Even although most experts know them, we think it useful to give some explanatory examples of play tactics and the influence which the method of scoring has when applied to various tournaments.
Since duplicate bridge is different from a pairs tournament, it is evident that the tactics of play must be based on characteristics dissimilar and specific for each type of bridge.
In pairs tournaments your score is compared with the results of all the other pairs who had the same cards in each hand. And it is this comparison, and not the fact that the hand is positive or negative, which determines whether a score is good or poor.
The objectives therefore in duplicate play or in a pairs tournament (e.g. in BBO) when scores are assigned with IMPs are completely different from those of Mitchell pairs tournaments scored in MP’s. In a pairs tournament you must try to beat a good number of contestants (often the number is very high). In a team match you must try to beat only one opponent. In pairs tournaments one more trick can mean the difference between an average score and a top, or almost top. In duplicate on the other hand, an extra trick only gives 1 IMP. Thus small differences deriving from a contract being played as a trump contract or NT are significant in pairs tournaments, while they are negligible in duplicate.
Bridge in this kind of competition requires a tactic involving safety plays and the necessity to do everything possible to reach the contract, without giving importance to possible extra tricks. Pairs tournaments on the other hand require the opposite attitude, because both in play and in defense what counts is not maintaining the contract but the number of tricks made. This explains and justifies game plans which aim at obtaining overtricks but risk compromising the contract. For the same reason the defenders must ensure themselves as many tricks as possible, sometimes renouncing brave attempts to put the opponents down which if they don’t work, would permit the declarer to obtain overtricks.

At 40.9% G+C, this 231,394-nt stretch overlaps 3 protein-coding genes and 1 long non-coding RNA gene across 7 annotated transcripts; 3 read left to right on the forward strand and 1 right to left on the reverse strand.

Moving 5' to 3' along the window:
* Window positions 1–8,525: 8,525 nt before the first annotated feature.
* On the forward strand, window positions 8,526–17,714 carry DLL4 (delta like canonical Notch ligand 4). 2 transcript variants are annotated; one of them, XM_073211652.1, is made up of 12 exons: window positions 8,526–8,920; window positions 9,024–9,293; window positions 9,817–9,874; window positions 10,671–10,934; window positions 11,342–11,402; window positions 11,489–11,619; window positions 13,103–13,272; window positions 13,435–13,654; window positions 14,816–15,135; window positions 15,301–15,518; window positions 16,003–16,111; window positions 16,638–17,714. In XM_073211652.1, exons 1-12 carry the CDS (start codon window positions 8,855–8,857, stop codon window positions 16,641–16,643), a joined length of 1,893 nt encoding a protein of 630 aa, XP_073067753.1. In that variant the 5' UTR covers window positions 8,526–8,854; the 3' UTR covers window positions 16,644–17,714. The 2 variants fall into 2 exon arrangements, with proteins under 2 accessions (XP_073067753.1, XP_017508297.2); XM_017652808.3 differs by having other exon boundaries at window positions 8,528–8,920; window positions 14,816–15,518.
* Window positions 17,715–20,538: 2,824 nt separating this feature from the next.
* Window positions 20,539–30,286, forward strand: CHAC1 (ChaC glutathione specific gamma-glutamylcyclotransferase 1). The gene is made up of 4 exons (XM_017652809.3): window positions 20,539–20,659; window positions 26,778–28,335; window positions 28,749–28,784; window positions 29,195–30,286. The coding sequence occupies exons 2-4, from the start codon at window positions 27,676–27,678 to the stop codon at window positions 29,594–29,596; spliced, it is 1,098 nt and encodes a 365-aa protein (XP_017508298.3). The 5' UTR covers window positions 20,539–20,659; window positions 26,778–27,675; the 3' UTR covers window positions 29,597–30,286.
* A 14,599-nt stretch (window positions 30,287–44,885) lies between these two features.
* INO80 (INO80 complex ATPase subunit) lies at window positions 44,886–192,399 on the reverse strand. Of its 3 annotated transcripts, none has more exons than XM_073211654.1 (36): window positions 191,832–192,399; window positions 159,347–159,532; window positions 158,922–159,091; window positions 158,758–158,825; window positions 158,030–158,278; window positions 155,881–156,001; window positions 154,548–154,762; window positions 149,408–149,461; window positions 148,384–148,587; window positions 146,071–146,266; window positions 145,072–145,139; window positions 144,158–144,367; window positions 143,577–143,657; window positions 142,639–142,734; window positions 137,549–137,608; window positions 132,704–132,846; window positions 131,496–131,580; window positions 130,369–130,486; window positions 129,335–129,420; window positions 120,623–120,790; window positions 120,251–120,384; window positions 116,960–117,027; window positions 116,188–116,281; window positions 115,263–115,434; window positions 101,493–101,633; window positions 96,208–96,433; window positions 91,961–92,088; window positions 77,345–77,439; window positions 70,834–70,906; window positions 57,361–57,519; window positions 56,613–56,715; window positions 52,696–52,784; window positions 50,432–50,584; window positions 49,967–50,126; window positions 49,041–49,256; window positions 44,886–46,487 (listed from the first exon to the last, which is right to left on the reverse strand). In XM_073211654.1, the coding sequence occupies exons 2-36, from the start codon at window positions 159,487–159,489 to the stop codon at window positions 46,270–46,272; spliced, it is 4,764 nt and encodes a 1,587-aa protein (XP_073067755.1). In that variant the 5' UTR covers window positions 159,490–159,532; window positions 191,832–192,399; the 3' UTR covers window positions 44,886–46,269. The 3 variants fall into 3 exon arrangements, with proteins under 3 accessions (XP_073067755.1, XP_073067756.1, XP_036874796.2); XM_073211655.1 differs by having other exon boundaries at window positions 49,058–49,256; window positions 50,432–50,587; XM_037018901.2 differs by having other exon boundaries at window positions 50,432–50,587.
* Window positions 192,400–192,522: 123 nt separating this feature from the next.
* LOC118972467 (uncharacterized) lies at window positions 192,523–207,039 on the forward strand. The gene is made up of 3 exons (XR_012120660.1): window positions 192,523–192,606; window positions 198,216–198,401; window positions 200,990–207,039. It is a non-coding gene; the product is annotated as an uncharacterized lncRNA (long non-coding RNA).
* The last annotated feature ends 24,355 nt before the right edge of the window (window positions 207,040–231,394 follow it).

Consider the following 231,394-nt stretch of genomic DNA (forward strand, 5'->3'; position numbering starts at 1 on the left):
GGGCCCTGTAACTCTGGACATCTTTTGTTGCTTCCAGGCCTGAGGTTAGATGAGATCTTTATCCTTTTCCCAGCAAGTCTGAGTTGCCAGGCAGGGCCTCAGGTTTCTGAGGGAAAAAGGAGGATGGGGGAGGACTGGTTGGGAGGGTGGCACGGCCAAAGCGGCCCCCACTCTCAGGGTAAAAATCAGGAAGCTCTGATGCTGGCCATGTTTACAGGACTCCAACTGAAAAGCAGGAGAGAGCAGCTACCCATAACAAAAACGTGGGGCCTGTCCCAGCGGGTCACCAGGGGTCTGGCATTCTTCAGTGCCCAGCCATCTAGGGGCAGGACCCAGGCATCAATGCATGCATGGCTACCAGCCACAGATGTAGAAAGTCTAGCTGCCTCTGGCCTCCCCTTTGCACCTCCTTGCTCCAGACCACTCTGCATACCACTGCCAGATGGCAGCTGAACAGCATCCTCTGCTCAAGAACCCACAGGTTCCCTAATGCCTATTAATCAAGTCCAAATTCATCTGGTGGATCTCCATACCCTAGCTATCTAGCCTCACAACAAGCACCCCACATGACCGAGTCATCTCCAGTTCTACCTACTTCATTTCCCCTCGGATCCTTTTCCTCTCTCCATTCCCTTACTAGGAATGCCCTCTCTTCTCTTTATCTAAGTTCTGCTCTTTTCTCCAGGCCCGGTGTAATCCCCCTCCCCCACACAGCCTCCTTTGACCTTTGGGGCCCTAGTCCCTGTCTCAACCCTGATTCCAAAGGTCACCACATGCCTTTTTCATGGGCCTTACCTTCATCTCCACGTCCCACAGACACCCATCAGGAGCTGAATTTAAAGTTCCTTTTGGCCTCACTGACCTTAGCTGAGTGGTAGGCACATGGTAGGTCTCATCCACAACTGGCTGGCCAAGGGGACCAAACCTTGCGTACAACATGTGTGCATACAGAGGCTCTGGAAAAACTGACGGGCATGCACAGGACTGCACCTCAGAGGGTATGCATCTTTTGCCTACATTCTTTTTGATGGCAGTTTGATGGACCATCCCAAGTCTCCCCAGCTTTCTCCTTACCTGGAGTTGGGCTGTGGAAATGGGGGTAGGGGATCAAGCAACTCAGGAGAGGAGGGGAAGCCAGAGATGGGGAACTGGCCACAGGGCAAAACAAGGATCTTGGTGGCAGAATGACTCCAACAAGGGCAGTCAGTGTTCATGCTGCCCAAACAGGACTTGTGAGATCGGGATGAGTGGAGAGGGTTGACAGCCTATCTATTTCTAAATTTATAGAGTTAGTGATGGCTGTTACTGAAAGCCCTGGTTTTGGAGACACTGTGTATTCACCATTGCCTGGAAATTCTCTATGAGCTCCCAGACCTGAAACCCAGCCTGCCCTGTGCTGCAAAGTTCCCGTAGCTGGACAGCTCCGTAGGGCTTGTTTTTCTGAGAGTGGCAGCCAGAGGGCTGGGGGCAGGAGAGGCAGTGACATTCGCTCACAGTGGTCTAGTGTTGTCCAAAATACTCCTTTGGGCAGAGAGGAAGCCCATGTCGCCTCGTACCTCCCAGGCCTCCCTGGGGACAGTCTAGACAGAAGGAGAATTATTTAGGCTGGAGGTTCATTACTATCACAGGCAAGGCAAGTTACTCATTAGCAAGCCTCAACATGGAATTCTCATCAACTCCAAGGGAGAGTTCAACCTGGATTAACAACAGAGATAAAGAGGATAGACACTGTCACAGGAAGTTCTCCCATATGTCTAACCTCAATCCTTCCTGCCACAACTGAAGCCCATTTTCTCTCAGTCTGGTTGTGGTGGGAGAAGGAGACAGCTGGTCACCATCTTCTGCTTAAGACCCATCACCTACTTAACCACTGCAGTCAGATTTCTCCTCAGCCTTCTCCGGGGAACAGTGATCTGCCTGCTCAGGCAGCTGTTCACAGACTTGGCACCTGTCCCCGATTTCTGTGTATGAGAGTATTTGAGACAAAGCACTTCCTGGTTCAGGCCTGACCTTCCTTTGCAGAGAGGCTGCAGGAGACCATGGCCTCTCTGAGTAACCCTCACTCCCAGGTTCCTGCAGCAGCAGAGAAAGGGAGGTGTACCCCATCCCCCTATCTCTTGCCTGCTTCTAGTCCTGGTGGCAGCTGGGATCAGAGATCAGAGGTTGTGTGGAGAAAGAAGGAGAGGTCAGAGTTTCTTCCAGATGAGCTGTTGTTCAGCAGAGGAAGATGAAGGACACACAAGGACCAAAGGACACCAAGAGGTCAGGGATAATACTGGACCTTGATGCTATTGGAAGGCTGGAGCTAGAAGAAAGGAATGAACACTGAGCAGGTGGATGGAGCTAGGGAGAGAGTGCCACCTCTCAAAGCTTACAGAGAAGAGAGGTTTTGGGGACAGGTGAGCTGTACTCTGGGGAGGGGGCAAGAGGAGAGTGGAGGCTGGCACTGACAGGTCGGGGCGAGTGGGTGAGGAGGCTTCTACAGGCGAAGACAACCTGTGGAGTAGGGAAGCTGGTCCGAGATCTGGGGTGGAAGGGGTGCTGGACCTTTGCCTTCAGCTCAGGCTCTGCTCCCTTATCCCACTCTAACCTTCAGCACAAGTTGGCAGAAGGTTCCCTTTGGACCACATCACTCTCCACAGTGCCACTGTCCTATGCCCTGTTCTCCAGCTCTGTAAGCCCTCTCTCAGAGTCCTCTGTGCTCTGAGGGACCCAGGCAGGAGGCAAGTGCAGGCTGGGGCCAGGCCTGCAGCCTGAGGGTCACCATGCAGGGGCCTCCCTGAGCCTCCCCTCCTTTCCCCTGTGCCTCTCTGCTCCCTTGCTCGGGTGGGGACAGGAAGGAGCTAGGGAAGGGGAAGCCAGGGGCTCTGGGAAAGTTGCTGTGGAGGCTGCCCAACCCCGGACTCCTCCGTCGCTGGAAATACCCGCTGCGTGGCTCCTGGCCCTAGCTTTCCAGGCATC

In summary the main objectives in a duplicate or IMP tournament are:
– In play, do everything possible to maintain the contract
– In defense, do everything possible to defeat the contract
Obviously the method of play in duplicate bridge leaves more space for technical abilities, and therefore for technical improvement, and less space for luck than you need in pairs tournaments.
Bidding game when vulnerable or not vulnerable:
In IMP contracts the probabilities to consider which influence bidding a game which may be difficult to make, are strictly related to the fact of vulnerability. For example, bidding a difficult game when not vulnerable can give a result of 250 points (+420 instead of +170) which means 6 IMP. If you go down on a difficult game when not vulnerable you lose 190 points (-50 against +140), which 5 IMP. Therefore the favorable probabilities of bidding a difficult game when not vulnerable are only 6 to 5.
Bidding a difficult game when vulnerable has much better prospects when playing IMP. When you are vulnerable you can gain 10 IMP against a loss of only 6. It’s therefore evident that when vulnerable you must bid all game contracts which can reasonably be made, but when not vulnerable, only those which have legitimate prospects of being made.
Difference between SLAM when vulnerable or not vulnerable:
The position of vulnerability is no longer a determining factor since small slams, when vulnerable or not, are games which have just about equal favorable or unfavorable probabilities; you can win or lose practically the same number of IMP (when vulnerable 13, when not vulnerable 11).
Small swings and partial contracts:
Although it’s possible to lose a duplicate competition by 1, 2 or 3 IMP, normally you shouldn’t give undue importance to losing 1 or 2 IMP in a hand. If you have 90 pts playing a partial contract of 2 clubs or 2 diamonds, when you could have realized 120 points playing 2NT, it could be a poor score playing Mitchell but not influential in duplicate. The same can be said for gaining 100 points by putting down an opponents’ contract, instead of 110 or 140 playing your own partial contract.
Defense against game contracts:
Sacrifice contracts against opponents’ game contracts have better prospects playing Mitchell than in duplicate. In Mitchell you get an excellent result if you lose 300 points instead of 420, or else 500 instead of 620. In duplicate on the other hand, these sacrifices only give 3 IMP, not a good bet if there is a minimum chance of putting the opponents down. Bear in mind that if you make a false sacrifice with a loss of 500 points against an unrealizable opponents’ game when vulnerable, you lose 12 IMP. It’s obvious in any event that in any type of competition it’s advantageous to pay only 100 or 300 points against a game of the opponents when they are vulnerable.
Thus it’s convenient to go to a level of 5 when there are reasonable prospects of making 11 tricks, rather than accepting the prize of one down in the opponents’ sacrifice bid.
Sacrifice bids against Slam contracts:
Sacrifice bids against slam contracts can often save a sizeable number of IMP, particularly when you are in a favorable vulnerability position and when your pair has found a fit. Even going down by 5 tricks, equal to -1100 points, gives a gain of 8 IMP if your opponents can realize 1430 points.